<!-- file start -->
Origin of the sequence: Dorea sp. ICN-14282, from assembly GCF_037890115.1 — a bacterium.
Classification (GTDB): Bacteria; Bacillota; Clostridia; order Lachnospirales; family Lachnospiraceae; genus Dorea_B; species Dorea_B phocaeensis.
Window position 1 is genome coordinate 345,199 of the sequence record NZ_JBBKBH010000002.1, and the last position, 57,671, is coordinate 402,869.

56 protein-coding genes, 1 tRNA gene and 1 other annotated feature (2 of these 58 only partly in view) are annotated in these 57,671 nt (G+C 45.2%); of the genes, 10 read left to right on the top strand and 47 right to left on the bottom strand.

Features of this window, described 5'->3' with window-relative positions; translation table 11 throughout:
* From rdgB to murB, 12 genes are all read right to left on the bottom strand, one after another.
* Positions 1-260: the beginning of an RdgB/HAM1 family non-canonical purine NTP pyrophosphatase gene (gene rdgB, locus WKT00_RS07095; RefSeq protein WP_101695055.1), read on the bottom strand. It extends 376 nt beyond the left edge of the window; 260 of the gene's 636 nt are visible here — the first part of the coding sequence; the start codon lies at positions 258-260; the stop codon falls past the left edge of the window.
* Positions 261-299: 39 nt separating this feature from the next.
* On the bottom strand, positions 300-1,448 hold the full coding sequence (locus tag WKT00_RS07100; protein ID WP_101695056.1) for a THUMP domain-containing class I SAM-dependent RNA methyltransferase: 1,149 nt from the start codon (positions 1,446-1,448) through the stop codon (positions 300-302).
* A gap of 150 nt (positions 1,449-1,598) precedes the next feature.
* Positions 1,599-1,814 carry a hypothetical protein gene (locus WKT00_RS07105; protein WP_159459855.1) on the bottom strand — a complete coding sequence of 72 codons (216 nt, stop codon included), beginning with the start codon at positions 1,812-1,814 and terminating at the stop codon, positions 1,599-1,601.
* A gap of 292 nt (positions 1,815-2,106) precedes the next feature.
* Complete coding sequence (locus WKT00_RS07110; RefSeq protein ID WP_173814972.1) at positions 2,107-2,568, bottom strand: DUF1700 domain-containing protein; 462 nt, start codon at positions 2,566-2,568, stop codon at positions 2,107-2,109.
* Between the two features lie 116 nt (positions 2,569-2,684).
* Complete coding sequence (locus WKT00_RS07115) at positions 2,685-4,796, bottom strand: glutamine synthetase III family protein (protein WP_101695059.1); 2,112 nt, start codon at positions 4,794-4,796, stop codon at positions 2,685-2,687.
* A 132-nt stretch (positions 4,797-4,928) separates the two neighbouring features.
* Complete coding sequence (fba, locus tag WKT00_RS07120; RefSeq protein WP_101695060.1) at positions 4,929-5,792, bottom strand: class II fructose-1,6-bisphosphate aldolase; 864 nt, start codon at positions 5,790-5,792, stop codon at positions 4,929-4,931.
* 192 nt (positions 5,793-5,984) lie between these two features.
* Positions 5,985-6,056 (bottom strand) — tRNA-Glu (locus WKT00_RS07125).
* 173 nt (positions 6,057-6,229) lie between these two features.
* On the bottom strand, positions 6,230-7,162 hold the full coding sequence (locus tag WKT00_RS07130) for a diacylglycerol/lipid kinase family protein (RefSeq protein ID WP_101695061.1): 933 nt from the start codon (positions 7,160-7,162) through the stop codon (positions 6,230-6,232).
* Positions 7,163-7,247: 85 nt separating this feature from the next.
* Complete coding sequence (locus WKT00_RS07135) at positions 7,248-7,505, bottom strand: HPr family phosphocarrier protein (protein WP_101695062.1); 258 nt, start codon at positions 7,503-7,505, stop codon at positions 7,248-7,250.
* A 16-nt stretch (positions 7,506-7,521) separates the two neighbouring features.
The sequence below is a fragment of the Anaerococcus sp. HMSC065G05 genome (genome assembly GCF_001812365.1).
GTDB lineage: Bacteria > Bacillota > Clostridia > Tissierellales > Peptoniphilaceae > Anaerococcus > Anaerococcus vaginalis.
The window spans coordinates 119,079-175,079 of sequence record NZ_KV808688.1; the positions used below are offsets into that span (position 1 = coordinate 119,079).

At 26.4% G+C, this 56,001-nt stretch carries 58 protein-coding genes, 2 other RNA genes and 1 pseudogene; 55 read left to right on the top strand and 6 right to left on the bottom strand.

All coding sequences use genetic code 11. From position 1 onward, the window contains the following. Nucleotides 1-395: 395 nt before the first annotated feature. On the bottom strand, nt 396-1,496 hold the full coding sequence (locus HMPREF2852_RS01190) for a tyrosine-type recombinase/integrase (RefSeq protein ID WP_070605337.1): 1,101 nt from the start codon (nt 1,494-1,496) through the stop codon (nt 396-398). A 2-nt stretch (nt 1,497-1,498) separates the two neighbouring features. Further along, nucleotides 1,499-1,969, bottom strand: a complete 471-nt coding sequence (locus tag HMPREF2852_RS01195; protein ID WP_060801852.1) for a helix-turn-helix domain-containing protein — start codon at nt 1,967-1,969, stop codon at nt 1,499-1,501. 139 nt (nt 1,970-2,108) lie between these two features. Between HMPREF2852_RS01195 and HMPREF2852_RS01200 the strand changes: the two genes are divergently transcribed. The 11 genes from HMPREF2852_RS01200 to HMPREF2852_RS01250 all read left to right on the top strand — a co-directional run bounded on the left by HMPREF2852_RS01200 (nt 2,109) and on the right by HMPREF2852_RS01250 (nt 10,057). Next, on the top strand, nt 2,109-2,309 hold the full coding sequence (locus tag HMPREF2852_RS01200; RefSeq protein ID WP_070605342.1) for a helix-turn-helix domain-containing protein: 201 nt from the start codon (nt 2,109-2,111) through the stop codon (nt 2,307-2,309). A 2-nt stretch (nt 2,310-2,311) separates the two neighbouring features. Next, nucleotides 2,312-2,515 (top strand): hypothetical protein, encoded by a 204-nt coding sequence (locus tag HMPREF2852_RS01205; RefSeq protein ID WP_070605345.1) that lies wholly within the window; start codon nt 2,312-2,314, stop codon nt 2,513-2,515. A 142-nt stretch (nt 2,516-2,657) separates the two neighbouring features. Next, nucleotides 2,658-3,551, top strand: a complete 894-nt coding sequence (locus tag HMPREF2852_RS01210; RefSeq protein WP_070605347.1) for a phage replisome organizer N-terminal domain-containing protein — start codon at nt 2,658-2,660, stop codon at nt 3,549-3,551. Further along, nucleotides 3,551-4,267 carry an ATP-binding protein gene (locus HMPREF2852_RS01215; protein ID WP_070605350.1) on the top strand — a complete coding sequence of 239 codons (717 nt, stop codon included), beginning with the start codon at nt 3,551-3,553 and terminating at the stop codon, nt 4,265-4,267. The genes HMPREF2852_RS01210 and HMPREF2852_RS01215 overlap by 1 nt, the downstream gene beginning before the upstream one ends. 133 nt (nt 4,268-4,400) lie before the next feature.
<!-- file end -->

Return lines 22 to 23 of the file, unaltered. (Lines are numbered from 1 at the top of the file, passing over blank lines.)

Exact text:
* Positions 7,163-7,247: 85 nt separating this feature from the next.
* Complete coding sequence (locus WKT00_RS07135) at positions 7,248-7,505, bottom strand: HPr family phosphocarrier protein (protein WP_101695062.1); 258 nt, start codon at positions 7,503-7,505, stop codon at positions 7,248-7,250.